OPB TV, radio available too
To the editor:
Within the last year or so (including last Monday the 5th) you’ve published quite a few articles regarding the reception of TV broadcast signals in Baker City/County. The signal sources that have been identified have been cable (Charter), satellite, and Blue Mountain Translator District.
I think that there are probably many Baker folks that are not aware of
another excellent alternative local source of programs — Oregon Public
Broadcasting (OPB). There are six OPB channels/stations — three video
channels (one HD TV, two standard definition TV), and three radio FM
stations (OPB Radio, OPB Music, KMHD Jazz Radio — these are heard on TV
speakers). These signals are available free from a rebroadcast facility
that is also located on the same Beaver Mountain location as the Blue
Mountain Translator. (For a program schedule see
To receive these you need a digital TV (or converter box for older
analog TV) and a very low cost antenna. A catch is that when one sets
up the required antenna for OPB one can’t help but also receive the
Blue Mountain Translator signal. It is my belief that if one watches
only the six OPB digital signals from Beaver Mountain that this is not
illegal (as was stated by Spence in the Monday article quote).
Viewing just the OPB signals does not require, even ethically so, the paying of $100 (I pay my dues yearly to OPB).
A united effort to save energy
To the editor:
Your lengthy column on the phase-out of incandescent light bulbs (March
25) gave us a heads up to properly dispose of compact fluorescent light
bulbs (CFLs), since they contain a small amount of mercury. Those of us
served by OTECC can save up used CFLs and take them to the nearest
OTECC office for safe disposal.
Increased energy efficiency for light bulbs is just one part of the
federal Energy Independence and Security Act that President George Bush
signed in 2007, to reduce energy use and to cut greenhouse gas
emissions. The phase-out of incandescent bulbs is only one facet. It
requires increased energy efficiency in cars, in buildings, in
lighting, in “smart grid” electrical transmission and distribution, and
in much more. It has two vital objectives: 1) Achieving energy
independence will enhance our national security by greatly reducing our
dependence on foreign oil. 2) Reducing carbon dioxide emissions will
help minimize profound changes to world climate that might otherwise
The Alliance to Save Energy, a coalition of light bulb manufacturers,
electric utilities and conservation groups, estimates that lighting
accounts for 22 percent of total U.S. electricity usage, and that
eliminating incandescent bulbs completely would save $18 billion per
year, equivalent to the output of 80 coal-fired power plants, including
their attendant mercury emissions. (The new law does not specify
CFLs. There’s lots of room to develop even more efficient bulbs, and
some are on the way.)
By moderating global temperatures, rising sea levels will do less harm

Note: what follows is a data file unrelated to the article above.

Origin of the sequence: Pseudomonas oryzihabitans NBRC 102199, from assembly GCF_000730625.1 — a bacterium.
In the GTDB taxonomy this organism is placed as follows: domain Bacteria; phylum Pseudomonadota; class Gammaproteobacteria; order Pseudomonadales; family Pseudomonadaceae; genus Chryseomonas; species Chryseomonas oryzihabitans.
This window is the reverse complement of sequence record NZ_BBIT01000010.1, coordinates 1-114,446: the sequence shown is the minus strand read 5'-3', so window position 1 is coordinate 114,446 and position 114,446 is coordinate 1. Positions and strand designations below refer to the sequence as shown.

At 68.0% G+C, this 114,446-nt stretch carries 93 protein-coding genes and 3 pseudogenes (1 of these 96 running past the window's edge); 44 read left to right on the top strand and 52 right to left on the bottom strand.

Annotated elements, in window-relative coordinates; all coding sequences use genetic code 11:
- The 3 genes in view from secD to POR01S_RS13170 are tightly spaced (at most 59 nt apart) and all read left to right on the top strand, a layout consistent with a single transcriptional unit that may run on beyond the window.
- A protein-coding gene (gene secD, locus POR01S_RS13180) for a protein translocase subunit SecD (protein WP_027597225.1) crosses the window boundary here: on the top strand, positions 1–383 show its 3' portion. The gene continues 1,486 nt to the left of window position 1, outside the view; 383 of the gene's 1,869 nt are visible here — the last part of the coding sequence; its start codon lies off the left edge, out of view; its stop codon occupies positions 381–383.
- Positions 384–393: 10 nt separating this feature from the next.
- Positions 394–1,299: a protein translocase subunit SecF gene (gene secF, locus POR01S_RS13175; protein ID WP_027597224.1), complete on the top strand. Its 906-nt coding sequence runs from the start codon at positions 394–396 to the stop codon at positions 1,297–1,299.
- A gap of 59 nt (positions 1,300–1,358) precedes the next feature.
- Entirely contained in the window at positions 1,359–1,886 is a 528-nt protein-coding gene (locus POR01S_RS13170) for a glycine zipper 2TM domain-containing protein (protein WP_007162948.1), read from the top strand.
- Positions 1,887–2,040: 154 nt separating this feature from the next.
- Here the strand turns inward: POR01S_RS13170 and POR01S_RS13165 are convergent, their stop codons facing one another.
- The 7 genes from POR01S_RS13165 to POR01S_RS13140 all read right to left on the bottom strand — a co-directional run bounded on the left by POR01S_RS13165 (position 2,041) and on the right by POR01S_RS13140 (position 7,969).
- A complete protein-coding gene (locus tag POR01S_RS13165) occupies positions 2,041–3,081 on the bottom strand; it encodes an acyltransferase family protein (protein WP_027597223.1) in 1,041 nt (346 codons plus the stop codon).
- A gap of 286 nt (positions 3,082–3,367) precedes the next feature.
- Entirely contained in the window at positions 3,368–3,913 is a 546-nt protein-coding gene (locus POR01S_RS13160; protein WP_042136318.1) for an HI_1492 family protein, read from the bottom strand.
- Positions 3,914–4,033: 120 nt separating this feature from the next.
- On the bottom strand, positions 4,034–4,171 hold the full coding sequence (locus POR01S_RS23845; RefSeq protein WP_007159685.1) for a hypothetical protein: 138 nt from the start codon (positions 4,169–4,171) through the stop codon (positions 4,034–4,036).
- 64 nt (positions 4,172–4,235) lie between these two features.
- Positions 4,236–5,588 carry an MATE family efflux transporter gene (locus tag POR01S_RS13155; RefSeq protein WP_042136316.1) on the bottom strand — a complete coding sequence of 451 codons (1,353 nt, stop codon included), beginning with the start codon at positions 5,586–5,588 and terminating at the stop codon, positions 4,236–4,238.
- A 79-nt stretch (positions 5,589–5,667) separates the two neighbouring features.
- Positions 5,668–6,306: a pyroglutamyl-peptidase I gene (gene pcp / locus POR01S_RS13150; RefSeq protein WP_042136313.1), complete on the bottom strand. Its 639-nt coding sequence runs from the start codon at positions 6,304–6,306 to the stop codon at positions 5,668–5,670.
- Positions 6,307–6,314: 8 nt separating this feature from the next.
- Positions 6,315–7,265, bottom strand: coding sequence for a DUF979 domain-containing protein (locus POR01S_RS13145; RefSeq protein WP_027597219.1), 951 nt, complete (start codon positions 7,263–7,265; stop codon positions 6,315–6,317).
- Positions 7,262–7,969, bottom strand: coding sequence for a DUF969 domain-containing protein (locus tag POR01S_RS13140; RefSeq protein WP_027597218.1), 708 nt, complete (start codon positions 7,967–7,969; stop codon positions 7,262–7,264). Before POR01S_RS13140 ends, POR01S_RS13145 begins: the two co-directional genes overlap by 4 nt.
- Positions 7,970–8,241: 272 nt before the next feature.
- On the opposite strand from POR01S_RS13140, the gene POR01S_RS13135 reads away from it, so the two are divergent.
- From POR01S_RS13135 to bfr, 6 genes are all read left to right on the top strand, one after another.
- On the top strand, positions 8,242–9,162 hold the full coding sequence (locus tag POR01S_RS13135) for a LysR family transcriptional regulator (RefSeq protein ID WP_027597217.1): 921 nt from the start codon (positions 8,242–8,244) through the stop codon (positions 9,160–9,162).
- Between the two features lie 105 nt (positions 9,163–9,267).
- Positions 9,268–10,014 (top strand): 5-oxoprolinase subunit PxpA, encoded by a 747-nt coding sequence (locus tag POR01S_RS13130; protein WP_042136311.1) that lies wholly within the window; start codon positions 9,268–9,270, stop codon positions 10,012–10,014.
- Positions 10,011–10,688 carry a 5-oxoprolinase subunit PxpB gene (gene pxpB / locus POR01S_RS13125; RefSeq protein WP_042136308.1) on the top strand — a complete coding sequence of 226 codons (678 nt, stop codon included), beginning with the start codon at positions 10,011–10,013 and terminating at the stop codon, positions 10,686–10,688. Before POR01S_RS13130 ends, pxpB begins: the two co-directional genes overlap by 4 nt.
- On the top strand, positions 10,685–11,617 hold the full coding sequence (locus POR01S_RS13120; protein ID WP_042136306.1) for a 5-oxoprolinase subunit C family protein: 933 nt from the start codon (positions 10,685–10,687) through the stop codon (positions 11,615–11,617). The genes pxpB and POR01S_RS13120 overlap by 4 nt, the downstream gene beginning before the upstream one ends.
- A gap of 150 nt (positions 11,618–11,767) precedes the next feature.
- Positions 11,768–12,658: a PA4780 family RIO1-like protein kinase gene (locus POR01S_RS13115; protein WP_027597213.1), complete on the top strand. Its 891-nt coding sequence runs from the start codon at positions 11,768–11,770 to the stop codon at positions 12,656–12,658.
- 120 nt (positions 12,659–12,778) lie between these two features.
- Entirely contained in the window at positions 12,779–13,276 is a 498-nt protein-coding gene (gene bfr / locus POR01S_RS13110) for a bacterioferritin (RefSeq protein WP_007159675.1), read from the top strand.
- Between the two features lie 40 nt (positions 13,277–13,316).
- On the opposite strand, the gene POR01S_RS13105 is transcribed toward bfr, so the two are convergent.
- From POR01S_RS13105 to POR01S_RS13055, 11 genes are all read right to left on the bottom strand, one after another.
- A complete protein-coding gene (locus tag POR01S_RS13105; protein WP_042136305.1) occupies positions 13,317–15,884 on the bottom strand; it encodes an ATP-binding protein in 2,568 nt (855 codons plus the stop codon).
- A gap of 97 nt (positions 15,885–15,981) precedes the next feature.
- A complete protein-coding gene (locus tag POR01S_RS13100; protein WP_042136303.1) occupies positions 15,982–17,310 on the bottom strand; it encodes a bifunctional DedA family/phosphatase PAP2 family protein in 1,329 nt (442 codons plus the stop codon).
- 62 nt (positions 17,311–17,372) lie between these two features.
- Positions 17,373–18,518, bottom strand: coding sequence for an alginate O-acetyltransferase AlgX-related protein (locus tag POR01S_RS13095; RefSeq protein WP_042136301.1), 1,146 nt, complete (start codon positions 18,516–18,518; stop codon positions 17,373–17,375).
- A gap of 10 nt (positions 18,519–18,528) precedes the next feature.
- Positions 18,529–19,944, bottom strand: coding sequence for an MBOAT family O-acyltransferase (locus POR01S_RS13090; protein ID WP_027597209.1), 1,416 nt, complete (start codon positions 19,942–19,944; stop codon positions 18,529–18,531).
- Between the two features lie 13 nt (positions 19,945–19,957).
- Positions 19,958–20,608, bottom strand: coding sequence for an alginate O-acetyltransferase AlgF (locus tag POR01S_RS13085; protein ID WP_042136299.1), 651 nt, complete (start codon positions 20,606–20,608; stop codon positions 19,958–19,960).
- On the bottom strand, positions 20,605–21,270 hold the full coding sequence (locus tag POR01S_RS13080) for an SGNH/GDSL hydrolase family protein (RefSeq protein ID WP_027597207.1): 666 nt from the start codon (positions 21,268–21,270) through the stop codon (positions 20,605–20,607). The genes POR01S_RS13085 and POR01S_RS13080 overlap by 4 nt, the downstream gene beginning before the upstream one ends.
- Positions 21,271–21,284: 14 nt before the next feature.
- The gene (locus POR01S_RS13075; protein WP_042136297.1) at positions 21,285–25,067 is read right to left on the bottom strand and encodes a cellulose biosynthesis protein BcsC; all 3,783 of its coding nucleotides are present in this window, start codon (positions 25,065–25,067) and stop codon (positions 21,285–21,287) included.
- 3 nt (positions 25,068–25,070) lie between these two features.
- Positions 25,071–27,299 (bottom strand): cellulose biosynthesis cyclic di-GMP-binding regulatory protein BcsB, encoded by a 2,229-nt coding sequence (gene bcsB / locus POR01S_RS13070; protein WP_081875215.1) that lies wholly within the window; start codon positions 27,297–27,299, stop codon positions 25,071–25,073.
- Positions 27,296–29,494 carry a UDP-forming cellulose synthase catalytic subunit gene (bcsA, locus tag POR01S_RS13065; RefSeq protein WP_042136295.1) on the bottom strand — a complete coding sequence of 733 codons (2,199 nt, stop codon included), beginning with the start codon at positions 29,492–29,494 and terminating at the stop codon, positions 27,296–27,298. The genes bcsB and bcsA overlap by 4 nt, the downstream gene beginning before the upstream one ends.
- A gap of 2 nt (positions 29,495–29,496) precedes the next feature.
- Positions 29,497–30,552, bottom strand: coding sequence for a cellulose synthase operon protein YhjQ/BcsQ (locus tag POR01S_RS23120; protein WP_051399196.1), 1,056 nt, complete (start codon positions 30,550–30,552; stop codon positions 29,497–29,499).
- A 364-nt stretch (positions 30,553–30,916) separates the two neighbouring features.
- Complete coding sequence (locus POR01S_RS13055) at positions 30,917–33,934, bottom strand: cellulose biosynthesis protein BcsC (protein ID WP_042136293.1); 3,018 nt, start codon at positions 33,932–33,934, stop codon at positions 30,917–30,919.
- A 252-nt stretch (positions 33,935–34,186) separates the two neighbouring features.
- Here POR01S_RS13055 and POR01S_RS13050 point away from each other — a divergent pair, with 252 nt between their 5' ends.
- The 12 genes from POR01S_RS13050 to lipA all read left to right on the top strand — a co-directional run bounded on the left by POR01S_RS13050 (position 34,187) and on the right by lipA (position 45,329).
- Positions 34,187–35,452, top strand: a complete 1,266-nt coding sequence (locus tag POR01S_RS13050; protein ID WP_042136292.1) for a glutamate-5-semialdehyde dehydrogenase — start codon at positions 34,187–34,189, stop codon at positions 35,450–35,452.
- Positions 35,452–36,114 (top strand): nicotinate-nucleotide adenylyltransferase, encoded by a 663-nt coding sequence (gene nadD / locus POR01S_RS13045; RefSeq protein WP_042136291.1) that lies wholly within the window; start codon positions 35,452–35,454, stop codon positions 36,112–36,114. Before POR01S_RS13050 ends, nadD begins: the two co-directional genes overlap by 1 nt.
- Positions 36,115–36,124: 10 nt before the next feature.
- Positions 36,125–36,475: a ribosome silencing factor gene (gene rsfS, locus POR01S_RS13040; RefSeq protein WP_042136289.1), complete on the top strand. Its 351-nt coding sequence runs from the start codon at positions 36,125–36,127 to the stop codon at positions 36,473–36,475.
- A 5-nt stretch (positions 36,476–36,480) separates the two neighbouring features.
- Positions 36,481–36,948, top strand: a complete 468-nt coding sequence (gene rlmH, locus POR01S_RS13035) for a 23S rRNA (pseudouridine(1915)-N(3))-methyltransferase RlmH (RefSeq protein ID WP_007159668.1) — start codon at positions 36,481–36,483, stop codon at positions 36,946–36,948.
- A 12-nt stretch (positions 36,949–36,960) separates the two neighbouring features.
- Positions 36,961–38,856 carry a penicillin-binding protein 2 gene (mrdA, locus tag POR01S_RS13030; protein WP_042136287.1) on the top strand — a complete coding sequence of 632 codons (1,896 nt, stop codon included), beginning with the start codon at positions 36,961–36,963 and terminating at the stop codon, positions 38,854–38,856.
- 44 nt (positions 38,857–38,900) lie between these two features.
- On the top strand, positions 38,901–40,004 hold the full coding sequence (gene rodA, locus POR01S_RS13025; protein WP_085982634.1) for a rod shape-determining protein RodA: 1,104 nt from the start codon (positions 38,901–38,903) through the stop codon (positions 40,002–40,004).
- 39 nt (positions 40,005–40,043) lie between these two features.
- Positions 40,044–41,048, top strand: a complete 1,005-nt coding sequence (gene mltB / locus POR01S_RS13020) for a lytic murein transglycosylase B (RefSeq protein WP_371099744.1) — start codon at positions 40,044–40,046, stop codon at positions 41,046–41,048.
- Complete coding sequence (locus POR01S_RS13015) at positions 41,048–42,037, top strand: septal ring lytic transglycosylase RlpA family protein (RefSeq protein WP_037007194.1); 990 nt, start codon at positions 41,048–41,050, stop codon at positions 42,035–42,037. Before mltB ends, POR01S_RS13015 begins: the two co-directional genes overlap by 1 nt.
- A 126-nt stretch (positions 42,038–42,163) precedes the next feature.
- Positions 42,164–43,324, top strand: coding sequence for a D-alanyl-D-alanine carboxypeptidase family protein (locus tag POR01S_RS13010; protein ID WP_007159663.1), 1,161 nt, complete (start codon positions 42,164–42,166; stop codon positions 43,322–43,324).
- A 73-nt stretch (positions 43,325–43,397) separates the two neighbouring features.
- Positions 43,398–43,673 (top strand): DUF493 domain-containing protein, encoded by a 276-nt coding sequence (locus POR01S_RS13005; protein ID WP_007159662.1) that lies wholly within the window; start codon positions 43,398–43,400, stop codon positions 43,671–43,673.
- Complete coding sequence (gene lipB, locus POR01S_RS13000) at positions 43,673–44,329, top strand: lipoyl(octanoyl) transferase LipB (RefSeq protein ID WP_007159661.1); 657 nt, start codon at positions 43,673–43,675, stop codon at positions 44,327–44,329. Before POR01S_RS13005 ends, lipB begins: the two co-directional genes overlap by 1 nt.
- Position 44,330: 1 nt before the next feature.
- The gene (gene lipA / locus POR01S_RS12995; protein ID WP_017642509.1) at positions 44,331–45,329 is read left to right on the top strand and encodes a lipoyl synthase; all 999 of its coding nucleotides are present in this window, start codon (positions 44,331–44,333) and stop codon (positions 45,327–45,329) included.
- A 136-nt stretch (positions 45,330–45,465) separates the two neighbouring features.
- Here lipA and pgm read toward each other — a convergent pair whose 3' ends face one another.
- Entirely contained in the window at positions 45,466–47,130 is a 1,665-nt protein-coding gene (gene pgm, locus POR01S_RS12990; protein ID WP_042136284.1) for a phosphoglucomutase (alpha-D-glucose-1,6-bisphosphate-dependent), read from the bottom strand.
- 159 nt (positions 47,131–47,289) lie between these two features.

to coastal cities and farms, climate change will be moderated, and
extreme weather events will be less frequent The impact will be
worldwide. This is an excellent example of our government performing a
key stewardship role in preventing harm to our nation and to our fellow
travelers on Spaceship Earth.
Is this comprehensive act an isolated leadership step by our
government? No, indeed. It links us with a worldwide network of climate
scientists and inventors and manufacturers of energy-efficient
technologies. It’s a united effort. And, perhaps most importantly, it
links us with our fellow human beings around the globe.
So much for ‘mature’ adults
To the editor:
On Saturday, March 26 we closed our cafe to enjoy a rare day off from
the hustle and bustle of owning a restaurant. When we returned on
Monday we found that someone had pulled down the lights that adorn the
awning in front of the cafe, knocked down the fencing that surrounds
our tree on the sidewalk, and made a mess of the dirt around the tree.
Thinking it was probably kids who had nothing better to do, I grumbled
and spent an hour or so re-hanging the lights, hoping they would still
work, repositioned the fence, and cleaned up the dirt from the
sidewalk. Thankfully, the lights worked once I plugged them in. I then
wondered how long it would be until another group of bored teens came
along to be destructive again.
Then on Tuesday, a neighboring business owner came by and told me that
she had witnessed who had vandalized our cafe. Disturbed by what she
had seen, she thought I should know who did it. Imagine my surprise
when I was told it was not in fact a group of teens as I had suspected,
but rather two grown men. To say I was shocked and disgusted by what I
learned would be an understatement.
So, to the teens in Baker City, I apologize for assuming you were
responsible for an act perpetrated by two “mature” adults, who need to
desperately grow up.
Owner, Baker City Cafe
End the wars to save money, lives
To the editor:
Shutting down the government will not fix our financial problems. But
getting to and correcting the source, called overspending, will.
Unless we put a stop to those who are guilty of causing this terrible
deficit, we will not recover. I t should not have been allowed to
continue as long as it has.
Often the lust for power by a nation’s leaders can result in dangerous
consequences. Also, misuse of our military, as in Iraq and Afghanistan,
can demoralize our troops.
At this time we cannot afford the billions of dollars it is costing us,
plus the needless loss of precious lives. It’s time to bring our troops
home, Mr. President, and also get out of Libya.
Our government needs to stop squabbling and work together to help our country or resign.
McDonald’s is hiring, with new restaurants being created all across the country. Just a thought!